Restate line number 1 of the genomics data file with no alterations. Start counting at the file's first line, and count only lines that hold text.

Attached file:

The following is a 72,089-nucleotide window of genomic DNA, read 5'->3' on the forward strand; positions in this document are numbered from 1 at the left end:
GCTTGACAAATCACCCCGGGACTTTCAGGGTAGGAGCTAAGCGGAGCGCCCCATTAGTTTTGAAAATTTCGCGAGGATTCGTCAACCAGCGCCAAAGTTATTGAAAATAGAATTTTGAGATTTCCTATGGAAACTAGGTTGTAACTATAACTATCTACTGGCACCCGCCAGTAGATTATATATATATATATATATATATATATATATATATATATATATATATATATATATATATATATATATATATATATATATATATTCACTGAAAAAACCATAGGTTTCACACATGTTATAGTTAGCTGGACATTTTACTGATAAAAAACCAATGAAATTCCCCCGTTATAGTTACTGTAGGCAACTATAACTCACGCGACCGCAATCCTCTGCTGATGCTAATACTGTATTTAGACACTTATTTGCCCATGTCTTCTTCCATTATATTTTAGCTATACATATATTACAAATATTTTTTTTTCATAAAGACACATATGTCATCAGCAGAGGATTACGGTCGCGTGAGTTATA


The following is a 72,089-nucleotide window of genomic DNA, read 5'->3' on the forward strand; positions in this document are numbered from 1 at the left end: